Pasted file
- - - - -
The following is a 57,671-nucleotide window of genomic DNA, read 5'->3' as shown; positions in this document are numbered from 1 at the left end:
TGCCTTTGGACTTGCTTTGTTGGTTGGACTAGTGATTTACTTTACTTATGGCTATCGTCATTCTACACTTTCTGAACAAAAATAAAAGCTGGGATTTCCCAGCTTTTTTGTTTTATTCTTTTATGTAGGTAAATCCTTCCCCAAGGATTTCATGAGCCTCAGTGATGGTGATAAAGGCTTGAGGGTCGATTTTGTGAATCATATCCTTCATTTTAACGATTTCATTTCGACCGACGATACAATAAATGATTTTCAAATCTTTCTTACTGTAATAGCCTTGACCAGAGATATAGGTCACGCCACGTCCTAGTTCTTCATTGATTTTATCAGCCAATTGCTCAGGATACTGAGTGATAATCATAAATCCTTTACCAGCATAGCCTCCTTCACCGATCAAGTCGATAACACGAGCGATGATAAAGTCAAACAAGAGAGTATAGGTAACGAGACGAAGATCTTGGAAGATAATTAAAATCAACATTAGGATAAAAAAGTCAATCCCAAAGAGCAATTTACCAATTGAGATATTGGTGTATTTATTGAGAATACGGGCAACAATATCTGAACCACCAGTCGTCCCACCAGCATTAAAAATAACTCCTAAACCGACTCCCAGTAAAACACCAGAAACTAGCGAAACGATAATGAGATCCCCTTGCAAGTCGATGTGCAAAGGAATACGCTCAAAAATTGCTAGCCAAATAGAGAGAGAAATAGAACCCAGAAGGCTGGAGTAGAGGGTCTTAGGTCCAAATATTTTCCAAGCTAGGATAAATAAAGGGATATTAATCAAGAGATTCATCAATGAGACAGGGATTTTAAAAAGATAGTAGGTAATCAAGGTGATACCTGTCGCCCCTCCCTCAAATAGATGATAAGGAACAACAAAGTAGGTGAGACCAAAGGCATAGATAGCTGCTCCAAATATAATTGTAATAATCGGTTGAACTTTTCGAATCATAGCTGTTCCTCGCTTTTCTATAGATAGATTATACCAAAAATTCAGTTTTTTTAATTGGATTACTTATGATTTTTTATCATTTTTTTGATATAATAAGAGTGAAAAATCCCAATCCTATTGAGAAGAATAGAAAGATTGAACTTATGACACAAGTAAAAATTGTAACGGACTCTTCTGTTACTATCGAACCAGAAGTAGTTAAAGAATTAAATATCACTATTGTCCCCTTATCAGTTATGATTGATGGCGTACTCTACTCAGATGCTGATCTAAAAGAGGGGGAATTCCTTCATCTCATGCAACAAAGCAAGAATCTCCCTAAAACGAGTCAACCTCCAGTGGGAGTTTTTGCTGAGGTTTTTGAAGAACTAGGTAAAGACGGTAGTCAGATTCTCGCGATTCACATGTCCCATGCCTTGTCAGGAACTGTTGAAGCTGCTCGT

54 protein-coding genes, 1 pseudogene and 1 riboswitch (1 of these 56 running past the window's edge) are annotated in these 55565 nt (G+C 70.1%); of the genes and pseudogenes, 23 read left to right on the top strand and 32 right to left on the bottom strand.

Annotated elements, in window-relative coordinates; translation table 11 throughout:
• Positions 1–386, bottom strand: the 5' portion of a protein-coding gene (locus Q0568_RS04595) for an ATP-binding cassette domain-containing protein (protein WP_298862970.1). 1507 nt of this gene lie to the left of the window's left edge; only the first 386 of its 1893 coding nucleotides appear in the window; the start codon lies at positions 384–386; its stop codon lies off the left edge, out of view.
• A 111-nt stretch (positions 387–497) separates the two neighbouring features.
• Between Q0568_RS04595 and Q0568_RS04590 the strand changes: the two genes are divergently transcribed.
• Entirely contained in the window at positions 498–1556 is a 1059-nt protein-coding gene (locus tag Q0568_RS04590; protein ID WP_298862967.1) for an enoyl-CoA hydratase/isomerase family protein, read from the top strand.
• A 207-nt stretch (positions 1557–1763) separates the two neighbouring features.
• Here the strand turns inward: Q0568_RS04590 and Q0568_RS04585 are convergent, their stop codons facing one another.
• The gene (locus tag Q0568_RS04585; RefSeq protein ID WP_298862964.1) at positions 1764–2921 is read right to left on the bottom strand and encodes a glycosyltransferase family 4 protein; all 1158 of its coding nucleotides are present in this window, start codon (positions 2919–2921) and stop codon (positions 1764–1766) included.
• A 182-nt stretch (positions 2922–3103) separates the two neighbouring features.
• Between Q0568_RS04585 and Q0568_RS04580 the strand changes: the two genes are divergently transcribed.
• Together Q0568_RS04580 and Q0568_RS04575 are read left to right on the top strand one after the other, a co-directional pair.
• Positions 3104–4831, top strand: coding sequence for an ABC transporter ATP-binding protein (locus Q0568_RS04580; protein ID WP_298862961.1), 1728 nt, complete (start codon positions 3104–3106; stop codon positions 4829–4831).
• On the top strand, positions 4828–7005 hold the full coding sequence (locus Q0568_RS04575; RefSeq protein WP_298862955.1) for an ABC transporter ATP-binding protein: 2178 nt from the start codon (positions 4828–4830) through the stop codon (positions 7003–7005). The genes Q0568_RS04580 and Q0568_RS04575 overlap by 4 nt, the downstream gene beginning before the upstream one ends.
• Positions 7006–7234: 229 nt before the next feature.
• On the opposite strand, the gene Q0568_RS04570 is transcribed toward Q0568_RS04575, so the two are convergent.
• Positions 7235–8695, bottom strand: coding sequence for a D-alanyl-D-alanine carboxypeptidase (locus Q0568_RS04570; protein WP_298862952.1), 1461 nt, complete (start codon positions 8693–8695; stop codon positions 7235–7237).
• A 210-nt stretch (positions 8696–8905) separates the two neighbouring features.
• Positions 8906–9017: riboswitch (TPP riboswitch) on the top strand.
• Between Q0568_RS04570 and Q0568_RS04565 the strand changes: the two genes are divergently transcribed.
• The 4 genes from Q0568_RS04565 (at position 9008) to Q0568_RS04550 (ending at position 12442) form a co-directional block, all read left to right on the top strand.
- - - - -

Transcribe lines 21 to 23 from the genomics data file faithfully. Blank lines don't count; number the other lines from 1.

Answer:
• Positions 8906–9017: riboswitch (TPP riboswitch) on the top strand.
• Between Q0568_RS04570 and Q0568_RS04565 the strand changes: the two genes are divergently transcribed.
• The 4 genes from Q0568_RS04565 (at position 9008) to Q0568_RS04550 (ending at position 12442) form a co-directional block, all read left to right on the top strand.